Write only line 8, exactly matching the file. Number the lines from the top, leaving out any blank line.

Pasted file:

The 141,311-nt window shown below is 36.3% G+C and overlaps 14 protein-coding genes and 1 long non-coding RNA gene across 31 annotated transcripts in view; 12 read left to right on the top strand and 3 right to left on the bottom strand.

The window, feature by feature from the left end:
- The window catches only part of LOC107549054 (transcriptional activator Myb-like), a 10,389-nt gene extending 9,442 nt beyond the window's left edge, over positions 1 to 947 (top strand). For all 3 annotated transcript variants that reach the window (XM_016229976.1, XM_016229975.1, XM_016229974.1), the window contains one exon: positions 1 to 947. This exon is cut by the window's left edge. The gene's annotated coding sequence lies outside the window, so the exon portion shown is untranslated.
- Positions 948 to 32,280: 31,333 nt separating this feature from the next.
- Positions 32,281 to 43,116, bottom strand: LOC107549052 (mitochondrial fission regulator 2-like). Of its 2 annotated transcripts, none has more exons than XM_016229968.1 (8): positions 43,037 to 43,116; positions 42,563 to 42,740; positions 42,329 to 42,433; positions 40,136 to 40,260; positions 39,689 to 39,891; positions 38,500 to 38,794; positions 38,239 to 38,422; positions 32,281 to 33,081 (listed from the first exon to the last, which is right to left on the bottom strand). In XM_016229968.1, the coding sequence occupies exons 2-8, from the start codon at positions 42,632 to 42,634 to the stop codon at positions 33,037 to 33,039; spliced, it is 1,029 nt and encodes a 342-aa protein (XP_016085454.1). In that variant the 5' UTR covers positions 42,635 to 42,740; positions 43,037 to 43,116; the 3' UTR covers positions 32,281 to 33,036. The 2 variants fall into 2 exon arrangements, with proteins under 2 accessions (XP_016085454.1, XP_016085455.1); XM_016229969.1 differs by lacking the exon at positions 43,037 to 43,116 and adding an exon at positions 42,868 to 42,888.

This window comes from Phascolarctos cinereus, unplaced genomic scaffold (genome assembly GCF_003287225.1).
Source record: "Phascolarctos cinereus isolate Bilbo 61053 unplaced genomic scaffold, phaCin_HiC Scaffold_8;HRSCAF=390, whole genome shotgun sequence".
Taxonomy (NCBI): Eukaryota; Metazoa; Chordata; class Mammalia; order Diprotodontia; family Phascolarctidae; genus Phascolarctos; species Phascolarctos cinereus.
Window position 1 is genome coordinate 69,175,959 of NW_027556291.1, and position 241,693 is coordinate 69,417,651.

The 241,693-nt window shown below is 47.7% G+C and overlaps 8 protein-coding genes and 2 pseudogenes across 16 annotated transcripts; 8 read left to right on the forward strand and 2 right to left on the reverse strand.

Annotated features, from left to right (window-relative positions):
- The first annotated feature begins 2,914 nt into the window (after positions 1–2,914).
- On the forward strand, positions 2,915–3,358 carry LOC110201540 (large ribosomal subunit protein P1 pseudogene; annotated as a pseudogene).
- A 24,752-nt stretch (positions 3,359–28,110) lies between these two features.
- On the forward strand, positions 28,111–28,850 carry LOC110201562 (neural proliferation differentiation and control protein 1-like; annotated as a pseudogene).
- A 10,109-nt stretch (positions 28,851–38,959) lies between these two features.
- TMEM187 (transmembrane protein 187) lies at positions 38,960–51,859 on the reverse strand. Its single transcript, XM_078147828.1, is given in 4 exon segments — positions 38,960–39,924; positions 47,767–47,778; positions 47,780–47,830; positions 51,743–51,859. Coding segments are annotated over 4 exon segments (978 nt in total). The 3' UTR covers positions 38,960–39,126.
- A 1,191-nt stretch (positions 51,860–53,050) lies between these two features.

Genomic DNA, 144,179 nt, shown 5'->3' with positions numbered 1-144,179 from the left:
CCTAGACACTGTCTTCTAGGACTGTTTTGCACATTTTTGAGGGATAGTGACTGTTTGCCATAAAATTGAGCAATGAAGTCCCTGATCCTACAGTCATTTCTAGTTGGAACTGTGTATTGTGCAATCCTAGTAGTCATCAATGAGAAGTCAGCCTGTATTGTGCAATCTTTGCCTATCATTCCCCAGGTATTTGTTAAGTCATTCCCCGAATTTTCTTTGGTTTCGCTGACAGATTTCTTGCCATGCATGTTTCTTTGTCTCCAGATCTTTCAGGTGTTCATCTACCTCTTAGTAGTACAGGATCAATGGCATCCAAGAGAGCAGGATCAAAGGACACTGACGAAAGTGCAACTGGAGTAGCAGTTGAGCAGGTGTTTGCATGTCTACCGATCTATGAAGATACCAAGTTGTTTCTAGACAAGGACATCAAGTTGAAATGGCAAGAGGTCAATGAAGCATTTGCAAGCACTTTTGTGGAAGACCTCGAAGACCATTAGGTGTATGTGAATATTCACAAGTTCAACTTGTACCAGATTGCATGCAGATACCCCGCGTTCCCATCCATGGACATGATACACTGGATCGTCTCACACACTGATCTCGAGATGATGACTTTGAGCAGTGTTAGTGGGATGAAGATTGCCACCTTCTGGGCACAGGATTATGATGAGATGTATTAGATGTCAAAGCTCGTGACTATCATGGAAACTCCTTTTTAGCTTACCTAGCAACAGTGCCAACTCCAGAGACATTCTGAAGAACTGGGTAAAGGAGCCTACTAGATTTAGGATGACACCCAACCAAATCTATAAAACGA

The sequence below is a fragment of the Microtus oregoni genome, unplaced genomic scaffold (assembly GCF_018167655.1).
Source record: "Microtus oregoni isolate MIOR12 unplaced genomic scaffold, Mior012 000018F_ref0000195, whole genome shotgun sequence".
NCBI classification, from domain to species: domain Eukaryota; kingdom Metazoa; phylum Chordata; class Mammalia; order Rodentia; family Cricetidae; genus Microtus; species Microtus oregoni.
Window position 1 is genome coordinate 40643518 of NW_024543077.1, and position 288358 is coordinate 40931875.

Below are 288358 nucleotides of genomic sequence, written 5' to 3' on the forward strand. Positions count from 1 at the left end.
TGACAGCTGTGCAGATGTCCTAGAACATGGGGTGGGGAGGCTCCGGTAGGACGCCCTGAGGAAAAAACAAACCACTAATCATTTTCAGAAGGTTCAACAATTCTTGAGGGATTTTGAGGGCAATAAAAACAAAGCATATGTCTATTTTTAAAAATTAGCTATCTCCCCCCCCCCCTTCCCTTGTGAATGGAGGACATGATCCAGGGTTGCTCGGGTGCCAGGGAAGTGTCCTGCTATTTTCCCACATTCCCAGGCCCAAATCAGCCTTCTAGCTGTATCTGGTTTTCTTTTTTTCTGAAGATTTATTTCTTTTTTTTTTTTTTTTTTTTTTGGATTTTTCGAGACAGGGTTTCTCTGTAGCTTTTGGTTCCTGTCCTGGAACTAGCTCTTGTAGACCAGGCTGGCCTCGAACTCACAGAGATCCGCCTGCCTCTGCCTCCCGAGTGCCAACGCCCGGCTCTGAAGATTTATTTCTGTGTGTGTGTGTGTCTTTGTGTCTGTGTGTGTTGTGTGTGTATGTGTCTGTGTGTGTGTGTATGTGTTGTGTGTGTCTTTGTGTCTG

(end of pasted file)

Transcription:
Taxonomy (NCBI): Eukaryota; Metazoa; Chordata; class Mammalia; order Diprotodontia; family Phascolarctidae; genus Phascolarctos; species Phascolarctos cinereus.